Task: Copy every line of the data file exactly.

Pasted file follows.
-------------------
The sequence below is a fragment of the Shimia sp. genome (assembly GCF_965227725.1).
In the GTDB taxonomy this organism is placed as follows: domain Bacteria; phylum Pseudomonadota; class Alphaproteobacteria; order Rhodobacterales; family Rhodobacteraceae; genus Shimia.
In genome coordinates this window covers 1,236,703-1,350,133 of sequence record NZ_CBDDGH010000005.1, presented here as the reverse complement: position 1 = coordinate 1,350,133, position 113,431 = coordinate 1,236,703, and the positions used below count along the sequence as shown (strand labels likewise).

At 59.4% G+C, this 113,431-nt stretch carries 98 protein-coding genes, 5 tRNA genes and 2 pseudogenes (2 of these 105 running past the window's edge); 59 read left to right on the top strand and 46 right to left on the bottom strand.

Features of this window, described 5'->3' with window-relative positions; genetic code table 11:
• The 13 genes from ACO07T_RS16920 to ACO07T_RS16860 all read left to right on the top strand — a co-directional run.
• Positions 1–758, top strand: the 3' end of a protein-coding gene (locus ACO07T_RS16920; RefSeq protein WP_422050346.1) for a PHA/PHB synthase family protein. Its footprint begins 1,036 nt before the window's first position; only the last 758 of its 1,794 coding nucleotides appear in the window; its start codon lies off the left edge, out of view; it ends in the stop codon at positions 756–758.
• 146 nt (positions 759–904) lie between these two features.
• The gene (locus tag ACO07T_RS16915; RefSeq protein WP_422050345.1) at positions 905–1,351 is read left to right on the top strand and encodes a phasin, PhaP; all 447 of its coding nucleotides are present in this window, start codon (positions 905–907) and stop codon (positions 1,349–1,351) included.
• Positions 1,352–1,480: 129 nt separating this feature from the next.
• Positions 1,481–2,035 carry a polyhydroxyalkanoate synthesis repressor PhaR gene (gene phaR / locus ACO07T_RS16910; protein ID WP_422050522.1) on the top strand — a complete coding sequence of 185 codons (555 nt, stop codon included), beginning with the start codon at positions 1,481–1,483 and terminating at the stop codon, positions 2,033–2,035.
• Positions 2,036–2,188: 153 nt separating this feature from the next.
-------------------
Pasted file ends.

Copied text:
The sequence below is a fragment of the Shimia sp. genome (assembly GCF_965227725.1).
In the GTDB taxonomy this organism is placed as follows: domain Bacteria; phylum Pseudomonadota; class Alphaproteobacteria; order Rhodobacterales; family Rhodobacteraceae; genus Shimia.
In genome coordinates this window covers 1,236,703-1,350,133 of sequence record NZ_CBDDGH010000005.1, presented here as the reverse complement: position 1 = coordinate 1,350,133, position 113,431 = coordinate 1,236,703, and the positions used below count along the sequence as shown (strand labels likewise).

At 59.4% G+C, this 113,431-nt stretch carries 98 protein-coding genes, 5 tRNA genes and 2 pseudogenes (2 of these 105 running past the window's edge); 59 read left to right on the top strand and 46 right to left on the bottom strand.

Features of this window, described 5'->3' with window-relative positions; genetic code table 11:
• The 13 genes from ACO07T_RS16920 to ACO07T_RS16860 all read left to right on the top strand — a co-directional run.
• Positions 1–758, top strand: the 3' end of a protein-coding gene (locus ACO07T_RS16920; RefSeq protein WP_422050346.1) for a PHA/PHB synthase family protein. Its footprint begins 1,036 nt before the window's first position; only the last 758 of its 1,794 coding nucleotides appear in the window; its start codon lies off the left edge, out of view; it ends in the stop codon at positions 756–758.
• 146 nt (positions 759–904) lie between these two features.
• The gene (locus tag ACO07T_RS16915; RefSeq protein WP_422050345.1) at positions 905–1,351 is read left to right on the top strand and encodes a phasin, PhaP; all 447 of its coding nucleotides are present in this window, start codon (positions 905–907) and stop codon (positions 1,349–1,351) included.
• Positions 1,352–1,480: 129 nt separating this feature from the next.
• Positions 1,481–2,035 carry a polyhydroxyalkanoate synthesis repressor PhaR gene (gene phaR / locus ACO07T_RS16910; protein ID WP_422050522.1) on the top strand — a complete coding sequence of 185 codons (555 nt, stop codon included), beginning with the start codon at positions 1,481–1,483 and terminating at the stop codon, positions 2,033–2,035.
• Positions 2,036–2,188: 153 nt separating this feature from the next.